by Luke Engleback
My father Norman Engleback played a significant role in the LCC Architects Department in the 1950s and 60s, and was, according to Jonathan Glancey in his book Twentieth Century Architecture (1999), one of the ‘Young Turks’ of that department.
He came from humble beginnings, as he recalled in an interview about his life which is preserved in the British Library. In 1943 he got a job in the LNER drawing office at King’s Cross, and for four years was involved in rebuilding bombed railway structures, as well as learning a clear and careful but rapid drawing technique. He told me recently that his first building was a signal box near Mile End. At the same time, he studied architecture at evening classes at the Northern Polytechnic. He was inspired by traditional Chinese architecture, on which he wrote his thesis. A modernist and a socialist, he always looked for ‘less is more’, and he greatly admired the work of Le Corbusier: it was a revelation being taken to the chapel at Ronchamp when I was nine years old and having him explain it to me.
On leaving LNER he worked for Armstrongs, an established practice, and then – more excitingly for him – under Tony Cox at ACP (Architects Co-Partnership). He began his career at the LCC in 1952. His first major project was Elm Court School in Lambeth which got him noticed by Leslie Martin, architect to the Council, because it was efficient and flexible as well as costing a third less per head than the norm. Martin took him under his wing, and he became a very young group leader, greatly enjoying his collaboration with his contemporaries and lifelong friends, the late Bryn Jones and John Attenborough. Much of their thinking happened over lunch, and they tried to outdo each other in finding venues with good food. Together, they worked on the National Sports Centre (1960-64) at Crystal Palace, and I was able to tell him a few weeks before he died that this features in the new edition of Elain Harwood’s Post-War Listed Buildings.
In the same period he designed the National Film Theatre under Waterloo Bridge, and this kicked off work on a series of buildings, as he put it, ‘just outside the office’ at County Hall. After the 1951 Festival of Britain, Norman led the completion of the Royal Festival Hall, including the current frontage (the curved façade being, he told me, a way of preserving some views to St Paul’s), the rear, and the re-working of the hall’s notoriously dull acoustic. He considered the most recent renovation by Allies and Morrison a great success, and true to the original concept of creating a lively place at a time when car/pedestrian separation was in vogue.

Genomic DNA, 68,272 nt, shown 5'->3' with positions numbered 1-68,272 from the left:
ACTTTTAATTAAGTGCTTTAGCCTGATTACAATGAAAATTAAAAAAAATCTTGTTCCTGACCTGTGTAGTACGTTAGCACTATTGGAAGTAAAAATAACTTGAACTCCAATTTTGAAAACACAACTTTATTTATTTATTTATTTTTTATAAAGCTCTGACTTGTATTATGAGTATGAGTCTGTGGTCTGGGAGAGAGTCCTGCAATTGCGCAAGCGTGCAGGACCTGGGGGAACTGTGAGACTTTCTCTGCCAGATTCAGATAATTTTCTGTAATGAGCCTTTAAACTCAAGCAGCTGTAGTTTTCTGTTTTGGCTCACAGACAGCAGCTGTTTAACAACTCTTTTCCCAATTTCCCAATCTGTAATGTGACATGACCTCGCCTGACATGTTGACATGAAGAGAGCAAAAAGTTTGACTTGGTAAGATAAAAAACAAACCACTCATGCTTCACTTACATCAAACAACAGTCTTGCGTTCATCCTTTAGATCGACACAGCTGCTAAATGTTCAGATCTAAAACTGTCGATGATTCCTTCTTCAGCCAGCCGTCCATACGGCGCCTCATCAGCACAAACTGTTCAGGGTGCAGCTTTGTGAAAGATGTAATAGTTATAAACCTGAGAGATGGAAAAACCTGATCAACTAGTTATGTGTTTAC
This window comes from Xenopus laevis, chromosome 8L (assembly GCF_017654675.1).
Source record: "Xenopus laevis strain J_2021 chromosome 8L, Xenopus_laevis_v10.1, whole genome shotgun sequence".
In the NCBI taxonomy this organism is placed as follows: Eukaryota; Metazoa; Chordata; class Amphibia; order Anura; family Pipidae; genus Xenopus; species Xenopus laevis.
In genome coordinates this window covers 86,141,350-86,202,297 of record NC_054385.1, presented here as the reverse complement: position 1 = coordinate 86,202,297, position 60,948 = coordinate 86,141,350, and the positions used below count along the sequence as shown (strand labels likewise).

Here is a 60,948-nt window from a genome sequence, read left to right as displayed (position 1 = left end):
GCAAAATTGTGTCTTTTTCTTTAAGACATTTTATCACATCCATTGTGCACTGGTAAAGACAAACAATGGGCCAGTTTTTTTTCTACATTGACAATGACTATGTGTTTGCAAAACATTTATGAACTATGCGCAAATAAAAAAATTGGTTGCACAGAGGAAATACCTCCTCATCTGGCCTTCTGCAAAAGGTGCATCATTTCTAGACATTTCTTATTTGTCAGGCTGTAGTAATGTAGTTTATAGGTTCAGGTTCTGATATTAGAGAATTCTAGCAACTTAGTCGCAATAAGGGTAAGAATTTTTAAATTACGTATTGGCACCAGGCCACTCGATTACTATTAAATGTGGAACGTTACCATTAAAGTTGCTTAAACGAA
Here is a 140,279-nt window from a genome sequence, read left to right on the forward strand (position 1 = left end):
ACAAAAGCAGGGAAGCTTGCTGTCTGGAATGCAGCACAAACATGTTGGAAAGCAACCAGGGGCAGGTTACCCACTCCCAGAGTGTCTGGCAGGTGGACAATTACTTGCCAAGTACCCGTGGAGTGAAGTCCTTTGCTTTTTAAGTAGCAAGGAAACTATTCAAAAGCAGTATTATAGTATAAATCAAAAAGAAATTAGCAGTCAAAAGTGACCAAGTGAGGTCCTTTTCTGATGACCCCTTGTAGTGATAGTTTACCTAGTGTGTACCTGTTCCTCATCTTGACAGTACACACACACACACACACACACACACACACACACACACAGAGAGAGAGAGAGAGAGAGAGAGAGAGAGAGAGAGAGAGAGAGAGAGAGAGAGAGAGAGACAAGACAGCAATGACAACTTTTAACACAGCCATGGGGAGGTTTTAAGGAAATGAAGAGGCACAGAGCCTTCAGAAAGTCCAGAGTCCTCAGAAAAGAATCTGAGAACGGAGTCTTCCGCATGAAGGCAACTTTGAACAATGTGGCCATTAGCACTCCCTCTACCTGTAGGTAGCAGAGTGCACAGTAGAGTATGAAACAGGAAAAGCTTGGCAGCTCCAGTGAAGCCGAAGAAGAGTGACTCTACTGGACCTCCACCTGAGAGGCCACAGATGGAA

This led to the next assignment: the Queen Elizabeth Hall and Purcell Room, and adjacent Hayward Gallery. This involved travel to Europe to see and hear halls and opera houses, and discussions with, among others, Wieland Wagner – no hardship to a man who loved classical music and opera. His talented team at this time included many architects who later became well-known in their own right, including Ron Herron, Warren Chalk, Dennis Crompton, Nicholas Grimshaw and Terry Farrell. He regarded this as one of the most exciting and challenging periods of his life, not least because it involved standing up to Hubert Bennett, then architect to the Council and a nice man but with less vision than these ‘Young Turks’. His intervention with Bennett explains why, for example, the QEH has cast anodised aluminium windows instead of off-the-peg fenestration, and why its seating is based on sports-car bucket seats that don’t flip up and clunk when a latecomer arrives. He was really happy to see how the complex became a lively multi-level roof garden and commercial arts space – something that, to his frustration, the GLC valuers of the day did not understand. The work was shown at the 2012 Venice Architecture Biennale curated by Rem Koolhass, a source of great pride to him so long after the event, and he was also pleased that Feilden Clegg Bradley’s plans for the Southbank Centre involve renovating and adding to the building rather than pulling it down.
In the early 1970s he moved over to town development and to new challenges, at this time working with Gordon Wigglesworth (father of Sarah), Philip Bottomley and others who on retirement formed the convivial eating club, IT. Sadly, of that group, only Philip and Brian Thaxton are still living. He also worked with Michael Ellison, later president of the Landscape Institute, who introduced me to the profession. The nascent GLC landscape team in his section worked on (later abandoned) plans to transform Swindon into a new city between London and Bristol, and other town expansion schemes.
He took early retirement because he hated making staff cuts, at a time when Margaret Thatcher was seeking to abolish the GLC. He filled his time with watercolours and oil paintings, life drawings, as well as calligraphy, illumination, stained glass, some silver work, sign writing, and papier maché. He was a member of the Royal Photographic Society, and for many years played a leading and rather competitive role in the Tunbridge Wells Photographic Society. He was an accomplished classical guitarist and also played the violin (often with me at the piano in my youth) and piano accordion. He also rang bells, taught by my brother Oliver who used to be bell-captain at Hever Church.
My mother Pat was always quietly supportive of Norman, and he missed her hugely after she died in 2006. They had met 61 years earlier at a VE-Day dance at a pub run by the father of a school-friend, Colin Chapman (later the founder/designer of Lotus sports-cars). They married in 1949, and had four children: Jane, who died in 1959; John, who died suddenly last year, having cared selflessly for Dad for many years; Oliver and myself. We will really miss him.
Norman Engleback, born 5 October 1927, died 4 December 2015.